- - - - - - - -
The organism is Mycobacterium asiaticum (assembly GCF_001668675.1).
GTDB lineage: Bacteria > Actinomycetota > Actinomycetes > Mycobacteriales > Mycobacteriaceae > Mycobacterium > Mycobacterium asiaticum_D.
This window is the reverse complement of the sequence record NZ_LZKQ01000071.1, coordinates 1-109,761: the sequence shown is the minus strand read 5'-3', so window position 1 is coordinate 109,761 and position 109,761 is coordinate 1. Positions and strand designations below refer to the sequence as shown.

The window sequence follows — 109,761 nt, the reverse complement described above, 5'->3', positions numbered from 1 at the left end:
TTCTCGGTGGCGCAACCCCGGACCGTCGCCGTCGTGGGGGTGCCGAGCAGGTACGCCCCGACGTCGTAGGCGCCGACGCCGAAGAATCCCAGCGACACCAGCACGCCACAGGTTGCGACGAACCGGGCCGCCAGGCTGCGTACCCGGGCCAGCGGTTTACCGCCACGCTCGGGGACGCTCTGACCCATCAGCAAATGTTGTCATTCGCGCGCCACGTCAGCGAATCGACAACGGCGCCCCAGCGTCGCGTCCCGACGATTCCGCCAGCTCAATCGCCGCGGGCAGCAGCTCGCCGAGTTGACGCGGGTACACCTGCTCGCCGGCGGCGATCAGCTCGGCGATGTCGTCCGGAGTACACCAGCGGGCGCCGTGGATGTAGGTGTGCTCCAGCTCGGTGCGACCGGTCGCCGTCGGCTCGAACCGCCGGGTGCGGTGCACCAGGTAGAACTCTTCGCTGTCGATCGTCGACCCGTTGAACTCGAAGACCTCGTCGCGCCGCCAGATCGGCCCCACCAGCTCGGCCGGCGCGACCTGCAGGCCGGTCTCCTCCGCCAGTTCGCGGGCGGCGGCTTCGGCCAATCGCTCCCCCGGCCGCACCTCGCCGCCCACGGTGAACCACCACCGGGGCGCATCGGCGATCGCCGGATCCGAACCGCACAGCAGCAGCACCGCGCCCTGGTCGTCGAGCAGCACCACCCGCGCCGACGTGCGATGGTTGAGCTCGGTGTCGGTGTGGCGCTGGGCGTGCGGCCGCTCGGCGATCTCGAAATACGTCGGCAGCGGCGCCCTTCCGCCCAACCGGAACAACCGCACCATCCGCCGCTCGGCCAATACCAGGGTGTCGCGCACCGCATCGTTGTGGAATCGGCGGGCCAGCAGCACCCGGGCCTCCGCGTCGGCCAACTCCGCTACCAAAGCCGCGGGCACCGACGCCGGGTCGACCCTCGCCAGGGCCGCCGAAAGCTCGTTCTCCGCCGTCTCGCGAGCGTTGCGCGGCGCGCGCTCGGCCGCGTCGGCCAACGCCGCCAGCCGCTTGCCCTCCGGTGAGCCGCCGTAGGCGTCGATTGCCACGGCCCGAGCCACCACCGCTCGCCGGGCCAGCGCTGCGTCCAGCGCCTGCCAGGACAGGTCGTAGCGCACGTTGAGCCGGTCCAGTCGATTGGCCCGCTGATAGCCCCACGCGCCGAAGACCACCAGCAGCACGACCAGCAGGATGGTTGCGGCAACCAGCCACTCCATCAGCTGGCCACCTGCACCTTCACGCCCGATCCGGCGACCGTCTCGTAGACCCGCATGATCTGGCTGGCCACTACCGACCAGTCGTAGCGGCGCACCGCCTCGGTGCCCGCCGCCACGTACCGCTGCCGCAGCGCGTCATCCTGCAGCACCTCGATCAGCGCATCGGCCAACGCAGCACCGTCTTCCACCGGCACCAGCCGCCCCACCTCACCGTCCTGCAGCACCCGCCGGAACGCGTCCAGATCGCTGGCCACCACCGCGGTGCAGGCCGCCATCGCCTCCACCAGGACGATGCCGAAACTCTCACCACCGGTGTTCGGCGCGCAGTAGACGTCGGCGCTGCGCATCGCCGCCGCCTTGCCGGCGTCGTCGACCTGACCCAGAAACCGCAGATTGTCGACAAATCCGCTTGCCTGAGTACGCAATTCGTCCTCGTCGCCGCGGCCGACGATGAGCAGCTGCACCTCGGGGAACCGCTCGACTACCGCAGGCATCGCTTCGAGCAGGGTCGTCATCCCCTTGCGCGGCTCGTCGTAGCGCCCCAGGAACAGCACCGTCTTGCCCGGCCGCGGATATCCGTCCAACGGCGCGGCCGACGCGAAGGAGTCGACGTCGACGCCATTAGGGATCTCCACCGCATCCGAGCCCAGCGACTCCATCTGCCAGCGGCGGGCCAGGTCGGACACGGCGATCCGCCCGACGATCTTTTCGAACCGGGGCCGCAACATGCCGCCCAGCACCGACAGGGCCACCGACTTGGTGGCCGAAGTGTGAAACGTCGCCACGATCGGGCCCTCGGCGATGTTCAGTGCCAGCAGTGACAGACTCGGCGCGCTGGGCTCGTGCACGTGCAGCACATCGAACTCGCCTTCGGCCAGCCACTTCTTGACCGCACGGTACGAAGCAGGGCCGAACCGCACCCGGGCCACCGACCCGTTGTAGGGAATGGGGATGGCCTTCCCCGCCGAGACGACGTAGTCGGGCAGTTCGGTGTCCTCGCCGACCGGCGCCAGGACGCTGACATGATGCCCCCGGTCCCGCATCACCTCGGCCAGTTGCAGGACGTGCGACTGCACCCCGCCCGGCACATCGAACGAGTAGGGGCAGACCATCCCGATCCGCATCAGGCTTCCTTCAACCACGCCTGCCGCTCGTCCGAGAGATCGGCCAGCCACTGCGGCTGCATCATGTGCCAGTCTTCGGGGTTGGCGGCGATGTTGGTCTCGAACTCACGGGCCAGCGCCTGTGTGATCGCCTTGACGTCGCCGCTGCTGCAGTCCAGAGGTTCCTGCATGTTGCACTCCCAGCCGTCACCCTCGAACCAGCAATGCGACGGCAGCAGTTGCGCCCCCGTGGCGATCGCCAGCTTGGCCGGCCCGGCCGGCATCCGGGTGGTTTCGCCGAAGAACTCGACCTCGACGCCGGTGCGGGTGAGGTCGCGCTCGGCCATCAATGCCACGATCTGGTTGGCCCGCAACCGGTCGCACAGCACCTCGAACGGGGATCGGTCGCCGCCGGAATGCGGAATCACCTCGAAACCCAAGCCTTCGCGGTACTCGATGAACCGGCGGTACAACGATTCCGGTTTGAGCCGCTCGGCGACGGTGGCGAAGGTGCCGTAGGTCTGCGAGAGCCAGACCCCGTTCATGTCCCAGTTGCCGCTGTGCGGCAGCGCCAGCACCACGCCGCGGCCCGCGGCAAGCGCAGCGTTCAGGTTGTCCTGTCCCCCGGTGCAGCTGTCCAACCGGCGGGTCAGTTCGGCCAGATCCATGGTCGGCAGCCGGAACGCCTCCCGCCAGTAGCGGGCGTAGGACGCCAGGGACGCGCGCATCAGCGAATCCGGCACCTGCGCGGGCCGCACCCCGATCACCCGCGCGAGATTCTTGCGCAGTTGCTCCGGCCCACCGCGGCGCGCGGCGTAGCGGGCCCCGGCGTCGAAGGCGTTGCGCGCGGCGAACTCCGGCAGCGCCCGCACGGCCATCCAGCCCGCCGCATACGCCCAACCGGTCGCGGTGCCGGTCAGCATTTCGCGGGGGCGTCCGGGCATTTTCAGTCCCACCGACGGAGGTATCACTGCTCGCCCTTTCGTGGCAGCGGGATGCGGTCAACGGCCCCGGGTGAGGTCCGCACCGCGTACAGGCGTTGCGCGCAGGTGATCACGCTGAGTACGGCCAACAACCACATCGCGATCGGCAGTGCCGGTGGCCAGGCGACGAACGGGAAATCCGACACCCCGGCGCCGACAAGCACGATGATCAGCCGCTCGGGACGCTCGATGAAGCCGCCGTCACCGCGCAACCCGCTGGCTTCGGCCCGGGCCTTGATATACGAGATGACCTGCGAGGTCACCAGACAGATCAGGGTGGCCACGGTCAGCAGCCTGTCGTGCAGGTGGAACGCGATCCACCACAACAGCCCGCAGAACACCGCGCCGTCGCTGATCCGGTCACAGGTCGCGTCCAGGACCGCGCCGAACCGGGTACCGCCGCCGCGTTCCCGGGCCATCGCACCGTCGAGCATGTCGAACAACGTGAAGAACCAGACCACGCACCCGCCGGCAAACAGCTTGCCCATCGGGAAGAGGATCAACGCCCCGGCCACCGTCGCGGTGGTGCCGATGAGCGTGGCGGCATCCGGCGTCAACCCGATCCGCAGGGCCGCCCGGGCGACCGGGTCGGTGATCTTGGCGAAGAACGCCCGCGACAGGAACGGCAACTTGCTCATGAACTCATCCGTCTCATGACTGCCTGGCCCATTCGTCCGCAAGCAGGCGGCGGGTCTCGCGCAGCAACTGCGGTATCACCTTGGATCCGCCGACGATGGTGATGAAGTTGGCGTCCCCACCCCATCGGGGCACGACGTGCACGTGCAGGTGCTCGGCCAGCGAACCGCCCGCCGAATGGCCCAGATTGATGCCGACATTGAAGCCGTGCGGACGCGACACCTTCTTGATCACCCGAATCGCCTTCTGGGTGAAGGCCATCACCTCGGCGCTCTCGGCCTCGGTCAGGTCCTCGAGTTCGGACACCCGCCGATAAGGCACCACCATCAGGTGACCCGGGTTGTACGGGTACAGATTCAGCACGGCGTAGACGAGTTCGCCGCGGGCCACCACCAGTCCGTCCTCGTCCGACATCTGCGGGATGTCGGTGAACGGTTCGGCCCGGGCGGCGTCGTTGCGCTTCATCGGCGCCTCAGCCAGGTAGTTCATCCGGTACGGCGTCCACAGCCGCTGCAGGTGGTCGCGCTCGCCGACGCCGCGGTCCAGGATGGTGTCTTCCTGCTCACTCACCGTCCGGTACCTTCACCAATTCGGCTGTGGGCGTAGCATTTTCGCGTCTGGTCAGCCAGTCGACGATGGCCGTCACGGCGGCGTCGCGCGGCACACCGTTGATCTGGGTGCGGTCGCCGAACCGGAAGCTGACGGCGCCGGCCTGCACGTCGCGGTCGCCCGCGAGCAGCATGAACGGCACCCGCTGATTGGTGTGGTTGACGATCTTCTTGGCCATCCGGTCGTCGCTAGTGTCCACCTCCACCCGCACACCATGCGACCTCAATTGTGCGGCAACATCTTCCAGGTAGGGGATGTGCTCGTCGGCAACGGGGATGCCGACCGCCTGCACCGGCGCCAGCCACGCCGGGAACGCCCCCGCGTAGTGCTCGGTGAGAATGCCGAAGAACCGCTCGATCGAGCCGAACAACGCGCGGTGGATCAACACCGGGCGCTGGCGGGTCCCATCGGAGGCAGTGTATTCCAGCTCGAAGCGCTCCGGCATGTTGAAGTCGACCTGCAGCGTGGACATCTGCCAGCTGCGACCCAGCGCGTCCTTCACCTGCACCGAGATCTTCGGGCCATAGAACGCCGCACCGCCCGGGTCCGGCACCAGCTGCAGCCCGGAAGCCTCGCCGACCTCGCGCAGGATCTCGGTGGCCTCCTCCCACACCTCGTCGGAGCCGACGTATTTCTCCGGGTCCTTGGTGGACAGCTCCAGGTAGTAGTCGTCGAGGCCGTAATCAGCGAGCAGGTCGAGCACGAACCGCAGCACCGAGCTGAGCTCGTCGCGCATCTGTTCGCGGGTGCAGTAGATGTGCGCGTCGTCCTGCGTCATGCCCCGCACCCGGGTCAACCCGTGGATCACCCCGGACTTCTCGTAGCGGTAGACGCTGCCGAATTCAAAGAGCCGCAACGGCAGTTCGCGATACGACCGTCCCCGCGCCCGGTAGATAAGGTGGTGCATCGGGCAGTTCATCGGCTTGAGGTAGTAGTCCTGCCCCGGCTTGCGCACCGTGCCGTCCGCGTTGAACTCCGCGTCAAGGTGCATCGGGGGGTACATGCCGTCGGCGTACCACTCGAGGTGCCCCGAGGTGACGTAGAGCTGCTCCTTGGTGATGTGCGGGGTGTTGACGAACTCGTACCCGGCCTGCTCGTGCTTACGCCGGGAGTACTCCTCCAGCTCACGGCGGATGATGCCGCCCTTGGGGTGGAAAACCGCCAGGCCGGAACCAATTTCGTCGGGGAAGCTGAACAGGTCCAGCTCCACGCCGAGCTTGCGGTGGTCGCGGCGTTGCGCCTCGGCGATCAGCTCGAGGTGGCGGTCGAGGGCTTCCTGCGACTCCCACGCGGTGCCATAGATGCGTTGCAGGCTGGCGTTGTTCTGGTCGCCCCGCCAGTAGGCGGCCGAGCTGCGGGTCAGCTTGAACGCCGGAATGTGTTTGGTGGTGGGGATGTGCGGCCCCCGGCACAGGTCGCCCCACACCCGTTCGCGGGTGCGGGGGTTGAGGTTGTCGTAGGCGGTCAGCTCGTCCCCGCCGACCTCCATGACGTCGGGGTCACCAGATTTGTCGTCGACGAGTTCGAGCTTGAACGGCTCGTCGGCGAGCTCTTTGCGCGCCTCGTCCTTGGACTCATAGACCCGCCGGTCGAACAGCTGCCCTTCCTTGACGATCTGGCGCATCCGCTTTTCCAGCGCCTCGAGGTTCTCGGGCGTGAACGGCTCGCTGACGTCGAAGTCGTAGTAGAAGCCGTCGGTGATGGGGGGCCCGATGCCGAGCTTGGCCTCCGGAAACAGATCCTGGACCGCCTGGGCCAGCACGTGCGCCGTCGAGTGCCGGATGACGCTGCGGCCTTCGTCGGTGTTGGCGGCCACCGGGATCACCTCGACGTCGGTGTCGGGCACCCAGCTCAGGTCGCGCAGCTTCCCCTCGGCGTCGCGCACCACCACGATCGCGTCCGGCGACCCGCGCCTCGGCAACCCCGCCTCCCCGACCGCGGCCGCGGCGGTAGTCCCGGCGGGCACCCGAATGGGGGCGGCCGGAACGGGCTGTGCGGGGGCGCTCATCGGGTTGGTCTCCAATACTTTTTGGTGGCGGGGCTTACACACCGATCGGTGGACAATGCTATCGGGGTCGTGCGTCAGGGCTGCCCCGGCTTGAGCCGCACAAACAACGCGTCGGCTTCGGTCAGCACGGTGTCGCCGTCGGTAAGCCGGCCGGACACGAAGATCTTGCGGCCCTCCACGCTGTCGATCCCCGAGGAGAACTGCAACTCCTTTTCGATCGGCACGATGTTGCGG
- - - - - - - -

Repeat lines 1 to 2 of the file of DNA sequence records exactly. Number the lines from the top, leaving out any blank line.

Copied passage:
The organism is Mycobacterium asiaticum (assembly GCF_001668675.1).
GTDB lineage: Bacteria > Actinomycetota > Actinomycetes > Mycobacteriales > Mycobacteriaceae > Mycobacterium > Mycobacterium asiaticum_D.